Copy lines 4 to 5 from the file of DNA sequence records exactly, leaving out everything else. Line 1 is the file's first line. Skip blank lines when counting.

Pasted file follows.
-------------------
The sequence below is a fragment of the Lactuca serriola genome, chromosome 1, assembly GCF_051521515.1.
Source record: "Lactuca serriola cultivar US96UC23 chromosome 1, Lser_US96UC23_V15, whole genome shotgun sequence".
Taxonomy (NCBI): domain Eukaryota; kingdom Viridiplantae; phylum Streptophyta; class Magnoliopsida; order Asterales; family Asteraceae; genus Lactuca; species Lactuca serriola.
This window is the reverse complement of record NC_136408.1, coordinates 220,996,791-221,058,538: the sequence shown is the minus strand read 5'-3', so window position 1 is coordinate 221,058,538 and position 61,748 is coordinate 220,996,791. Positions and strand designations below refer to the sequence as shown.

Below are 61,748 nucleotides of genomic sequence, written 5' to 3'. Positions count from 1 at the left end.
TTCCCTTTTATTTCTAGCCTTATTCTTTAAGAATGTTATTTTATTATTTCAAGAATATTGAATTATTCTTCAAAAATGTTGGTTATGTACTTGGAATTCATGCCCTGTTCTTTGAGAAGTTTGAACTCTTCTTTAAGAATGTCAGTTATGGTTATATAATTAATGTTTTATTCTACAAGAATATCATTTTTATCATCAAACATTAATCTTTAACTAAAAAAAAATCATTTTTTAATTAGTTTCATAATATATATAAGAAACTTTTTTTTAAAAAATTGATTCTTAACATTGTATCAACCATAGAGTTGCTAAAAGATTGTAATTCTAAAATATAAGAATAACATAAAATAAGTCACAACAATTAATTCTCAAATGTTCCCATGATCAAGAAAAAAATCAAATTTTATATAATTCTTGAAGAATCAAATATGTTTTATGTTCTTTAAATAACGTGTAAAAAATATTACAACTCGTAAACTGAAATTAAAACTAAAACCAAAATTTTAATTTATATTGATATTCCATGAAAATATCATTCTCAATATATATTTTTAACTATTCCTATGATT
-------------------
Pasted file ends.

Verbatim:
This window is the reverse complement of record NC_136408.1, coordinates 220,996,791-221,058,538: the sequence shown is the minus strand read 5'-3', so window position 1 is coordinate 221,058,538 and position 61,748 is coordinate 220,996,791. Positions and strand designations below refer to the sequence as shown.

Below are 61,748 nucleotides of genomic sequence, written 5' to 3'. Positions count from 1 at the left end.